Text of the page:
The fear of flying….

Posted: September 19, 2010 in journalism
Tags: ,

Just the other day I met a publisher who asked me to work on a 50-page English magazine for the youth – a serious magazine which would talk about positive thinking, career, and personality development but with a few ‘light’ features, without any stress on fashion, gossip, scandal or films. The gentleman also has a Hindi magazine on the same lines and suggested that articles could be transcribed from Hindi to English and reworked to suit an English readership.

It’s difficult to bring out a magazine today which doesn’t have anything on who’s sleeping with whom or who’s bitching about whom or who’s wearing (or not wearing) the latest in fashion! But I’m willing to give it a shot. But where do I find the students who will work with me on this venture?

Let me take you back a few years. In the midst of the pressures on the News Desk of various newspapers where I worked, whenever I wanted to show my irritation at some goof up by one of my juniors, I would stand in the middle of the copy desk and say in mock exasperation, “Who the hell hired you bunch of no-hopers?” And everyone at the copy desk would cheerfully shout back, “You did!”

It was said in fun, but I appreciated the hard work (though I hardly ever said it!) the people at the Desk put in. They were willing to work on any of the beats they were assigned. The guy working on the World desk would willingly swap places with the copy editor on the Nation desk. It was another matter that we had moved them to the respective desks after judging their strengths and weaknesses, so they were told to stay put. The point is they were willing.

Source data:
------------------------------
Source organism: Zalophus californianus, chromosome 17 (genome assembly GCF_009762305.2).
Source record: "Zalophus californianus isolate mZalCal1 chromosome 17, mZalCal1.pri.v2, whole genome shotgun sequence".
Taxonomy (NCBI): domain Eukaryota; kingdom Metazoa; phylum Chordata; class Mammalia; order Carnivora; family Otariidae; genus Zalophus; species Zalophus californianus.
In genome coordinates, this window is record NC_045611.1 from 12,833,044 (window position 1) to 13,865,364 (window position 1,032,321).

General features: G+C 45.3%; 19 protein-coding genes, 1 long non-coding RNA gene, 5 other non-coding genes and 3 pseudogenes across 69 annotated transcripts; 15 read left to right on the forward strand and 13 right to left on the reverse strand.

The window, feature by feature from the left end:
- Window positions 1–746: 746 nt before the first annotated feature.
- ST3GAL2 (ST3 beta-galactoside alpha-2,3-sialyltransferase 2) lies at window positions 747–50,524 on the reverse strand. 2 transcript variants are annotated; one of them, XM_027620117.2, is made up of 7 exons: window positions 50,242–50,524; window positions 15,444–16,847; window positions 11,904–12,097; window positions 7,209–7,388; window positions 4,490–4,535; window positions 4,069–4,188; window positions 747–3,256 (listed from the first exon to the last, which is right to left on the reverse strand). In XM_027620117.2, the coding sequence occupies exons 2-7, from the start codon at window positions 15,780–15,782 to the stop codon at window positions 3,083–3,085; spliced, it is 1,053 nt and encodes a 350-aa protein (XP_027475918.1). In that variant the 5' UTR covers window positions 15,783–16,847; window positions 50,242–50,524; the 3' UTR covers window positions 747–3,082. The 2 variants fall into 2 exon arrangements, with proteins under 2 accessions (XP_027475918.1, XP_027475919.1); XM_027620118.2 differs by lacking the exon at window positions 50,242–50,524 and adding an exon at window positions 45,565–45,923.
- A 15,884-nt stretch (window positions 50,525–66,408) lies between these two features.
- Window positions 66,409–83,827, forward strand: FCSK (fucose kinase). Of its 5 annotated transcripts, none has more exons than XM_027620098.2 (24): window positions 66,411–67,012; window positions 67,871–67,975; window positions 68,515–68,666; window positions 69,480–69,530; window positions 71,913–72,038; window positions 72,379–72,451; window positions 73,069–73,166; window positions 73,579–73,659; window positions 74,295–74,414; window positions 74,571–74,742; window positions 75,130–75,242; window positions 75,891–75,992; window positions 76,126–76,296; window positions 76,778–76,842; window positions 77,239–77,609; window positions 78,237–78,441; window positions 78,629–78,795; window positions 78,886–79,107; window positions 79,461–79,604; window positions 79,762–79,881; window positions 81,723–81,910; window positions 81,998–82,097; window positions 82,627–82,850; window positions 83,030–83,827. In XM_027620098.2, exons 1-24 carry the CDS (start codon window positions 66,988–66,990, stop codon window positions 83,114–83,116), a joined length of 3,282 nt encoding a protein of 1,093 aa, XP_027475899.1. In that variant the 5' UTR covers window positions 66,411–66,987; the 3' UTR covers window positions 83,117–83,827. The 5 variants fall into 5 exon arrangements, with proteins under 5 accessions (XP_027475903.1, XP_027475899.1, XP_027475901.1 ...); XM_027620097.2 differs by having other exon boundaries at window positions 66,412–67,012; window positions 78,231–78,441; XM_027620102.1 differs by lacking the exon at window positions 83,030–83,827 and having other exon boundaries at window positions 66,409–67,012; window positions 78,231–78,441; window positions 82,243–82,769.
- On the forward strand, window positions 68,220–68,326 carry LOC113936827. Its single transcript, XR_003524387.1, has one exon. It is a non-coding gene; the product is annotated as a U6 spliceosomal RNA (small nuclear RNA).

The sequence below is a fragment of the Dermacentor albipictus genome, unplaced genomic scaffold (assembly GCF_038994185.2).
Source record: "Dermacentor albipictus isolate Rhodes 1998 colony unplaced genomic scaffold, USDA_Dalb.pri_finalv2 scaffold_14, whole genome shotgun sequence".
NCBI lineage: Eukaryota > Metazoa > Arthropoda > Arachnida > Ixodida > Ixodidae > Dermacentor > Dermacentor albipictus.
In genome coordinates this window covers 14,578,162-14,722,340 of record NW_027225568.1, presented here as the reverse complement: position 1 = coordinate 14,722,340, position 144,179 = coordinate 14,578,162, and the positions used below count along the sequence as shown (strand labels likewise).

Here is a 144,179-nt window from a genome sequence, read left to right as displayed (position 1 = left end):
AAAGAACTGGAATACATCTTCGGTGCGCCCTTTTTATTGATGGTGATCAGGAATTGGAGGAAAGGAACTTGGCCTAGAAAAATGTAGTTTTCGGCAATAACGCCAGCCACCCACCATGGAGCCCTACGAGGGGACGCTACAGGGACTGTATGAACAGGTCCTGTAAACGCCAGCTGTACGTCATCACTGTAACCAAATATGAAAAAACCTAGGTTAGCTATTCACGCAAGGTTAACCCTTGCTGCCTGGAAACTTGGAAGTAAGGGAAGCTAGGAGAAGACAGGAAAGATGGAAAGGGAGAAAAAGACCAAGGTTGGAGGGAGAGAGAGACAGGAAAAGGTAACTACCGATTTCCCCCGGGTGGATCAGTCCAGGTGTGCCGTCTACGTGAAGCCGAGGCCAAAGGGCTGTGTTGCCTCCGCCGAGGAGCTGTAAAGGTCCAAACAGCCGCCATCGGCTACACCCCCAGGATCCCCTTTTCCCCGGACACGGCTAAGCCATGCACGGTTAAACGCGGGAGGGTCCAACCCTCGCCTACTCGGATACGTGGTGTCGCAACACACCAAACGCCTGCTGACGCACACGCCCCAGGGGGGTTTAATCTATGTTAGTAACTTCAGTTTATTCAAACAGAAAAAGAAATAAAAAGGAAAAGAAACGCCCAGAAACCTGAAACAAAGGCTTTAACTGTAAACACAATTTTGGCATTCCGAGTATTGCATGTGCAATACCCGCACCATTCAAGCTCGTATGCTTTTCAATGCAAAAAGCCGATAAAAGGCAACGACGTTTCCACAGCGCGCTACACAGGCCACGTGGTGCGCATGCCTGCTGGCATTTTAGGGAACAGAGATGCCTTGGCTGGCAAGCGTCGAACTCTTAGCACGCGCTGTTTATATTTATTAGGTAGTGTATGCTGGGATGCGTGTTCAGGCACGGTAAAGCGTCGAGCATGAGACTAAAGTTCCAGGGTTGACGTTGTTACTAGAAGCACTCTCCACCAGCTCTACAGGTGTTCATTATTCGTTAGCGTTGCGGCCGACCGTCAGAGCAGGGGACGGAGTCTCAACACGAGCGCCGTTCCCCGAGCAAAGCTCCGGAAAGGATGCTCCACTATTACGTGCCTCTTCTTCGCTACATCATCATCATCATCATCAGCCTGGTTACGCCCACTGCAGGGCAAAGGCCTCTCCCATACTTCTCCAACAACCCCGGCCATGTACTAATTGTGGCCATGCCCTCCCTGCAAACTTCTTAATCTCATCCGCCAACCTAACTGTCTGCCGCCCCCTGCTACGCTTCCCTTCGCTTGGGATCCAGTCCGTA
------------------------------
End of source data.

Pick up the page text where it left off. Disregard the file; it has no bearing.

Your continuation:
It’s in marked contrast to what I’ve seen these past few years in the media schools that I have taught. A lot of kids don’t want to try something new. They have already decided they want to write ONLY on politics, fashion, lifestyle, or whatever subject, they find interesting, even before they fully comprehended the term ‘reporting and writing’ in its entirety. I’ve also had students who’ve come to me and said they would love to write but have no idea what they can write on. I tell them to jot down their interests and come back to me. I don’t know whether it’s the fees they’ve paid or the humongous curriculum that stops them for attempting something out of the ordinary. But I don’t hear from many of them after that. Is it that they don’t like the challenge and don’t want to think?

How anyone can become a ‘complete’ reporter if one doesn’t attempt to write on every subject, at least in their formative years, is a mystery to me. I wonder what will happen to them when sometime, somewhere their superiors tell them they just aren’t good enough at what they’re doing – and they realise they can’t do anything else, because they never tried to when they had the opportunity.

The college website and the newspaper published by students of an institute where I teach is probably an exception to this rule. Since its launch last year, the students have worked on both the portal and the newspaper with a passion and commitment that I don’t see in most kids today. Many of them have put aside their personal differences and egos and diligently worked on the magazine and they are now reaping the rewards. Seeing the advantages and the benefits, now even the undergraduate kids of the same institute are all set to launch their own portal and newspaper.

No one – and I mean no one – in all my years in journalism ever told me not to write on a particular subject. And nor did I feel that I could not or should not – at least not in the beginning of my career. With the help of a red ink pen, my seniors showed me the way and left it to me to decide how good or bad how I was! So, there was a lot of crappy and sloppy stuff that I wrote but it was a wonderful learning experience. But that did not deter me. It made me realise that there were certain subjects that I could not write on and should not attempt to. But that came later in my career.